Businesses can recover investments in certain property through depreciation deductions. The MACRS establishes a set of class lives for various types of property, ranging from three to 50 years, over which the property may be depreciated. For solar, wind, and geothermal property placed in service after 1986, the current MACRS property class is five years. With the passage of the Energy Policy Act of 2005, fuel cells, microturbines, and solar hybrid lighting technologies are now classified as 5-year property as well.
The reserve account of cash balances set aside to cover a project's maintenance and repair expenses.
A financial calculation that compares the present value of a project’s expected revenues with the present value of its expected costs. The IRR calculation is used to determine the discount rate at which the two values are equal. By doing this calculation, investors are able to see the project’s expected rate of return. The IRR will be a number where revenue exceeds the costs of financing the project. This means a surplus will remain after paying for the capital, and the investors will benefit from the investment.
All the expenses required to construct and get a turbine up and running including but not limited to foundation construction, laying of electrical wire, crane, labor, and other associated costs.
One example of a business model structure which brings in a tax-motivated equity partner to effectively own the project during the period when the PTC and accelerated depreciation are available (i.e., the first 10 years of the project's life).
1) The interest rate that an eligible depository institution is charged to borrow short-term funds directly from a Federal Reserve Bank. 2) The ineterest rate used in determining the present value of future cash flows.
An accounting method used to attribute the cost of an asset over the span of its useful life. The cost, of a portion thereof, can be assigned as a loss on the project's balance sheet to reduce the tax base of the project.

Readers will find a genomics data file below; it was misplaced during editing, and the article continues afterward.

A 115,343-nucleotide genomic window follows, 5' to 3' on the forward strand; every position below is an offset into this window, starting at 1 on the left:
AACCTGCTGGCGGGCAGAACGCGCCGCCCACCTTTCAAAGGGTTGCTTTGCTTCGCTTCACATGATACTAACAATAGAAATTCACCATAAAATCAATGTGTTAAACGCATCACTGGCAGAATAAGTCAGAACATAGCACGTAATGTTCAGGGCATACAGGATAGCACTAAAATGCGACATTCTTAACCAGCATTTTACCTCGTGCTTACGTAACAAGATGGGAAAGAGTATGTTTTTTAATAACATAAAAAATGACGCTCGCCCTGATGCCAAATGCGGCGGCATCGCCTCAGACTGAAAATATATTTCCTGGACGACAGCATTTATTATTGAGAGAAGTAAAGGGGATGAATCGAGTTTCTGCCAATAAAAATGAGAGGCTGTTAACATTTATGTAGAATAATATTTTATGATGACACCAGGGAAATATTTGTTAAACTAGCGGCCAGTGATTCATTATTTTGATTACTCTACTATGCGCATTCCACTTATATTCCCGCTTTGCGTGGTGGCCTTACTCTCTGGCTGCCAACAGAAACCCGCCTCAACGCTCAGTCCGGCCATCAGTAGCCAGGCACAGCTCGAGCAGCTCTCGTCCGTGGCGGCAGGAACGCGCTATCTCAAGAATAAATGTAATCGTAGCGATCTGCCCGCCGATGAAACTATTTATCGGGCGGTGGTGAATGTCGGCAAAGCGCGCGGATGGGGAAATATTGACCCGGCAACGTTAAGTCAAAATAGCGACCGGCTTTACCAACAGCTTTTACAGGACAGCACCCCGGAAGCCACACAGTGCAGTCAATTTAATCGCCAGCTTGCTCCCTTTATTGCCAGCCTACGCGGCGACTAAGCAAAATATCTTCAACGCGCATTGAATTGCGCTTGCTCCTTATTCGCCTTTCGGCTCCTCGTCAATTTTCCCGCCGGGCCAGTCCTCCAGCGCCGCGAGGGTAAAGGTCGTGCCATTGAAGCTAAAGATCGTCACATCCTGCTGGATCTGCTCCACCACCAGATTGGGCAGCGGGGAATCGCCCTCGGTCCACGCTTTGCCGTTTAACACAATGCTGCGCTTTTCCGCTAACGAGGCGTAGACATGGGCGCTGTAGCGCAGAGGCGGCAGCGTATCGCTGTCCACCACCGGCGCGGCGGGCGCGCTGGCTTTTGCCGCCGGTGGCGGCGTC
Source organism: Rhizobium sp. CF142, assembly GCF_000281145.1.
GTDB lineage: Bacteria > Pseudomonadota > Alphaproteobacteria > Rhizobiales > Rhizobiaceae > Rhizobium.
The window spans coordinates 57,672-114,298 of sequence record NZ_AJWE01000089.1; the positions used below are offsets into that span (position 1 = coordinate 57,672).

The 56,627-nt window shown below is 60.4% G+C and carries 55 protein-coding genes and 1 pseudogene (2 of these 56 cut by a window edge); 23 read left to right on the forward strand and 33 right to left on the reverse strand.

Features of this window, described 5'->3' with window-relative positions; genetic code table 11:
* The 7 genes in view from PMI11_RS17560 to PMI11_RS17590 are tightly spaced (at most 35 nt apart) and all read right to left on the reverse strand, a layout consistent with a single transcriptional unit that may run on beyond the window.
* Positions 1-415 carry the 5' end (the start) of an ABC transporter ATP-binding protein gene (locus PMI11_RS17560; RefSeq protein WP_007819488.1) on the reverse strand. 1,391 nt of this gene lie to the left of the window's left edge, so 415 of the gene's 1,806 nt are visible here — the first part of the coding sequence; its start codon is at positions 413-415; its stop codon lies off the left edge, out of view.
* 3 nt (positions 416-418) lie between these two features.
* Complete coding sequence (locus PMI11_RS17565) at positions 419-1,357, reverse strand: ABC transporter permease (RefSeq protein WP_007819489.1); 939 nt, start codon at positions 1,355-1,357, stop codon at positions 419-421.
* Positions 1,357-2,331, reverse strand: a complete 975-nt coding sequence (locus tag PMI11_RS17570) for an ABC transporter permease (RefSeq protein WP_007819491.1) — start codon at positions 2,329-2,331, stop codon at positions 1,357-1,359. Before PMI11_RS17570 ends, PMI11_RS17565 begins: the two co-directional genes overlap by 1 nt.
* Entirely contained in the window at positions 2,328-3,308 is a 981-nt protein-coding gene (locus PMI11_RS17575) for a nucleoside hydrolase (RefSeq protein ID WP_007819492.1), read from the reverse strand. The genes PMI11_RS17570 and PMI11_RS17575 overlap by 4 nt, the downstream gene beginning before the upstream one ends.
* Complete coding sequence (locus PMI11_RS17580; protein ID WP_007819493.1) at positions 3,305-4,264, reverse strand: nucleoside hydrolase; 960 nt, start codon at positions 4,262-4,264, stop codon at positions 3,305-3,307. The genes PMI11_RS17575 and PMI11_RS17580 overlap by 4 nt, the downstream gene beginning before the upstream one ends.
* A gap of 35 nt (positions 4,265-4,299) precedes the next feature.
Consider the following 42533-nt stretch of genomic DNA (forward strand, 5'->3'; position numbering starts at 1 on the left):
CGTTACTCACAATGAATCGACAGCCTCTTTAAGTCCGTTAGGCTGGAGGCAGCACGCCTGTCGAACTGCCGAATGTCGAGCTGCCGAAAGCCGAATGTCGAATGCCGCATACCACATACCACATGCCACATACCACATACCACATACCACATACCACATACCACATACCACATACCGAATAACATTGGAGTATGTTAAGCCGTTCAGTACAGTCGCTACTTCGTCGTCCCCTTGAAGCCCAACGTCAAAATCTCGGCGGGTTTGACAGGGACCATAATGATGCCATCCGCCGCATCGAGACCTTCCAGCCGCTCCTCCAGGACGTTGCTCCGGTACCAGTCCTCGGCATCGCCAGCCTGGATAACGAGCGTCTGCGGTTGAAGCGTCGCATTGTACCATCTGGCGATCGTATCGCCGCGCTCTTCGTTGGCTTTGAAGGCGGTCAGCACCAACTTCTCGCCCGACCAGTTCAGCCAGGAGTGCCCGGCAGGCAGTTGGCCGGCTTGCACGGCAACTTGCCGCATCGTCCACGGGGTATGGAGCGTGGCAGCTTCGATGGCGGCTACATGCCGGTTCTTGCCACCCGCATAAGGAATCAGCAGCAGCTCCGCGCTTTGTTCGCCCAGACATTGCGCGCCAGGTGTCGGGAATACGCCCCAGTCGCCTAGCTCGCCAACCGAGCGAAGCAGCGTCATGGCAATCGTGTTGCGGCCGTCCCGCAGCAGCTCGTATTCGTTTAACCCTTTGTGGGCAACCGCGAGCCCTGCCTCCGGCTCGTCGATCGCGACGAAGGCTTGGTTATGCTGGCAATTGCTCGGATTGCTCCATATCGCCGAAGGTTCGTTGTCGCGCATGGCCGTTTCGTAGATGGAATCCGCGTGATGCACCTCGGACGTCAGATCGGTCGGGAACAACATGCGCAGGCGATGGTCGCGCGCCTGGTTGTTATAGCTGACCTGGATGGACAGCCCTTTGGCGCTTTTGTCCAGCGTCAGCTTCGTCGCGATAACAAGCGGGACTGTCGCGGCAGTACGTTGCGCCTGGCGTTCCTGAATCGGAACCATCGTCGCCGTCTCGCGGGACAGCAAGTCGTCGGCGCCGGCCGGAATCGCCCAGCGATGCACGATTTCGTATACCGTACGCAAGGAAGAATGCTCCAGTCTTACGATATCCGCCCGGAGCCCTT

An amount of money borrowed and owed by one party to another is considered debt. For example: bonds, loans, and commercial paper. Equity is a term whose meaning depends very much on the context, but in general, it refers to ownership in any asset after all debts associated with that asset are paid off.
A measurement of a company's financial leverage, calculated as long-term debt divided by long-term capital. Total debt includes all short-term and long-term obligations. Total capital includes all common stock, preferred stock, and long-term debt. This capital structure ratio can provide a more accurate view of a company's long-term leverage and risk, since it considers long-term debt and capital only.
The ratio of net operating income to the amount of money that is required to make regular debt payments. A DSCR of greater than one means that the project is taking in enough income to cover payments on loans. A number of less than one means that the project will have to dip into reserves or other financial resources to cover debt payments. Lending institutions generally frown on lending to projects that have a DSCR of less than one.